My first professor that I had for physics was Harold Metcalf. I was just blown away by how good a professor he was and I was so interested in the class. I felt like…a little kid again, loving physics! He saw my interest. I heard he was giving a talk at an open physics night about the coldest temperature in the universe. "Wow, that's so cool!", I thought. So I brought my dad. . . .I asked Hal afterwards: "Can I see your lab?" He told me to talk to the graduate students. And they invited me to lunch, told me about the project. I started hanging out in the lab, just watching them do whatever they were doing. Basically I was hanging around the lab for the first semester. During the winter break, I was going to be staying around. I asked if I could have a project. [Prof. Metcalf] said: "Do you want to get paid?" I said, "okay!" That was my first project. The littrow prism beam expander. So I made a beam expander for a laser beam so it could make an elliptical beam out of a circular beam.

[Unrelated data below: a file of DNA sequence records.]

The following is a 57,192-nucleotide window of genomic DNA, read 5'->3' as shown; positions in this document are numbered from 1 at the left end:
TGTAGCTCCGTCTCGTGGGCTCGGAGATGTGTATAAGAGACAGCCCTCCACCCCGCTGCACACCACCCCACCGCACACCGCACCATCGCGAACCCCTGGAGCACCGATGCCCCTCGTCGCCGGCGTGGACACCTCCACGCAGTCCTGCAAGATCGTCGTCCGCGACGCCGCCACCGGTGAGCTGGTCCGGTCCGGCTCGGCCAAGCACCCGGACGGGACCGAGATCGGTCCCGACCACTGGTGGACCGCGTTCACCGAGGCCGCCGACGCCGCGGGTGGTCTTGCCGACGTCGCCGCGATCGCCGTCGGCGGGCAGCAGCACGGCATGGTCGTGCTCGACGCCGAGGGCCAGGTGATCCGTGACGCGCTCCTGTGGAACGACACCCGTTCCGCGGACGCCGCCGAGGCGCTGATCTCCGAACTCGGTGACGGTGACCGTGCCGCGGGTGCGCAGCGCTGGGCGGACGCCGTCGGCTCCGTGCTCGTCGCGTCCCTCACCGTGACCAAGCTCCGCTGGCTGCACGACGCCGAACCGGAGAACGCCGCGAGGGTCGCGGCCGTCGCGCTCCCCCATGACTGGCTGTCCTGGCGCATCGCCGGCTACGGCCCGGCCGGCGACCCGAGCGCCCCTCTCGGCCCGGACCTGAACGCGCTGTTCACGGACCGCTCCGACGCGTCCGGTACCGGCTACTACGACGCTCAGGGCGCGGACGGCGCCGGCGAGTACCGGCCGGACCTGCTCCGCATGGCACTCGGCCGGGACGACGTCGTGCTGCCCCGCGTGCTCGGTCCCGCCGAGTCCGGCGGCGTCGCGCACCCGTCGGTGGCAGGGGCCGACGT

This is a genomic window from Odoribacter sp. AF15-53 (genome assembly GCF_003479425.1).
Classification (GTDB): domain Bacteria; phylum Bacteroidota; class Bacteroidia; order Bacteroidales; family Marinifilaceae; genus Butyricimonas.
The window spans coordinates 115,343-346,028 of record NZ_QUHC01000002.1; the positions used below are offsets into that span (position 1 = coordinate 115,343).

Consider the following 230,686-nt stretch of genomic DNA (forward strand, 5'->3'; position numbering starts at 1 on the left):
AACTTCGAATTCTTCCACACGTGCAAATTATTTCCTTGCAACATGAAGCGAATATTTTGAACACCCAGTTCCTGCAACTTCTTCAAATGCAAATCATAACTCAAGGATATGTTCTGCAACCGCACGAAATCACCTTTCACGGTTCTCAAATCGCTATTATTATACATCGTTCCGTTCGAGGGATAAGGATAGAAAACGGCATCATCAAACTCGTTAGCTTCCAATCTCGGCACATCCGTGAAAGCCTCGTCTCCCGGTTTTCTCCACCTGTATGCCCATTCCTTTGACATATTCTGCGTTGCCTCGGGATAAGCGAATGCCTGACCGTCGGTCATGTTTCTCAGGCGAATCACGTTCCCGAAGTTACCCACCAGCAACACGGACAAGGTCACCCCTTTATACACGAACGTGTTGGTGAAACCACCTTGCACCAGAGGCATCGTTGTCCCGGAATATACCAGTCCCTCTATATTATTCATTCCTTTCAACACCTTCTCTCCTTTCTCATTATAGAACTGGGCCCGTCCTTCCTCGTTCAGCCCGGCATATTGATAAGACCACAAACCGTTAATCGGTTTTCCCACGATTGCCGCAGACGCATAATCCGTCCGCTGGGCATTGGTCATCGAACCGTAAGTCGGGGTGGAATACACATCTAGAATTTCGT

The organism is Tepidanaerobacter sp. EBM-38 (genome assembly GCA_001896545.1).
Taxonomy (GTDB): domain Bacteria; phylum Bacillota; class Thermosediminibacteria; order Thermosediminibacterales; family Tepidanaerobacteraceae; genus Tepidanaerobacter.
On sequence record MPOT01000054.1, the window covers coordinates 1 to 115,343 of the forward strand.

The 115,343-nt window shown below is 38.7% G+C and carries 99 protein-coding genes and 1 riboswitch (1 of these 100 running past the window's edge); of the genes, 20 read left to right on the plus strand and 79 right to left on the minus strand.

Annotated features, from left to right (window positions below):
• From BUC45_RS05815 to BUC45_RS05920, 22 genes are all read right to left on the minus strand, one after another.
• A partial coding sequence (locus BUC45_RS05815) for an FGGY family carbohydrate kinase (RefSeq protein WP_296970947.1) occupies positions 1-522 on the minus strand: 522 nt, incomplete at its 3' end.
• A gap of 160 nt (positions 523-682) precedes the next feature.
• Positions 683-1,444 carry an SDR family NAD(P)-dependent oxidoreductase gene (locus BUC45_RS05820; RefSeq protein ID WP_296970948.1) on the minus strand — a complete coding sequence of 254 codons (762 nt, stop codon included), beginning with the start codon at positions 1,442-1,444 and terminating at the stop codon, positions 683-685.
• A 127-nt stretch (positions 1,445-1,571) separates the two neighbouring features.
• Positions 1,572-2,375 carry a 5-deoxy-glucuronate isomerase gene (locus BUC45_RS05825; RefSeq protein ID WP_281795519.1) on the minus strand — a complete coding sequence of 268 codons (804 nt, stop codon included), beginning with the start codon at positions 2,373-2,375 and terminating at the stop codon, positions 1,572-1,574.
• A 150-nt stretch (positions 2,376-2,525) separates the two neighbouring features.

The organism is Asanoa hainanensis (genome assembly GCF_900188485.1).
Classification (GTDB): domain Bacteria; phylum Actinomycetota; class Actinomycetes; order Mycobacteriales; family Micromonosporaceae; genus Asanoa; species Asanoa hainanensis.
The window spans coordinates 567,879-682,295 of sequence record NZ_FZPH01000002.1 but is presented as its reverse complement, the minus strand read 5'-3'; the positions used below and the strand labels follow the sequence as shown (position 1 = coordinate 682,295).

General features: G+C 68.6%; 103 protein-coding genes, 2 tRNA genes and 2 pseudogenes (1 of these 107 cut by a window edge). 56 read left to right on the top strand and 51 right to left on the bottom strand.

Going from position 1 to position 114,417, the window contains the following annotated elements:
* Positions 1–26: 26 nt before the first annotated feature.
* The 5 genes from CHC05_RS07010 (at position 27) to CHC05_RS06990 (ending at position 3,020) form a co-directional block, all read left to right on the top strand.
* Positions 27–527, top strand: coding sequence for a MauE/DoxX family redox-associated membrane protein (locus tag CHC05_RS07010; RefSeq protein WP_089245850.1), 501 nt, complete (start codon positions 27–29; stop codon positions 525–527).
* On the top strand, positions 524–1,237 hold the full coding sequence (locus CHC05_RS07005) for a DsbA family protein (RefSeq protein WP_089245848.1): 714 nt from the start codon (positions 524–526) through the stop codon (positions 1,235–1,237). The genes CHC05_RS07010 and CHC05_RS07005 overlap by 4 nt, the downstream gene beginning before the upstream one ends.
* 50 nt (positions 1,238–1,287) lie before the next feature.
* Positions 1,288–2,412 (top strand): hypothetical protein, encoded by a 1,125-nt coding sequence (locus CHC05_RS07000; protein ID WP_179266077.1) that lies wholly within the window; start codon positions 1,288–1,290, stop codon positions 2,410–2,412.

This turned out, I believe, to be the project you presented at our on-campus URECA Celebration in April 2003. How independent was this first project? How much guidance did you get?
I look[ed] at textbooks and tried deriving my own formulas based on what I need[ed] to do. I wrote an Excel program to figure out what prism arrangements would get certain beam expansions. And basically discovered the trick to it. I also got guidance from Prof. Metcalf and from the graduate students and postdocs. I learned a lot on my own about optics and stuff. It's not the biggest project, but it was good for getting started. . .
After your initial experience with the Metcalf group, what made you get interested in applying to a summer research program?
I started looking for summer opportunities. They were interviewing people for the Physics Department to hire a new faculty member. They invited students to listen to the talks and to have lunch with the candidates. We had a few candidates from Univ. of Colorado, Boulder. And I heard such great stories about it. JILA is the big name for optical physics in the US. So I decided that I really wanted to go there. …. They had an REU program. I found the REU program online.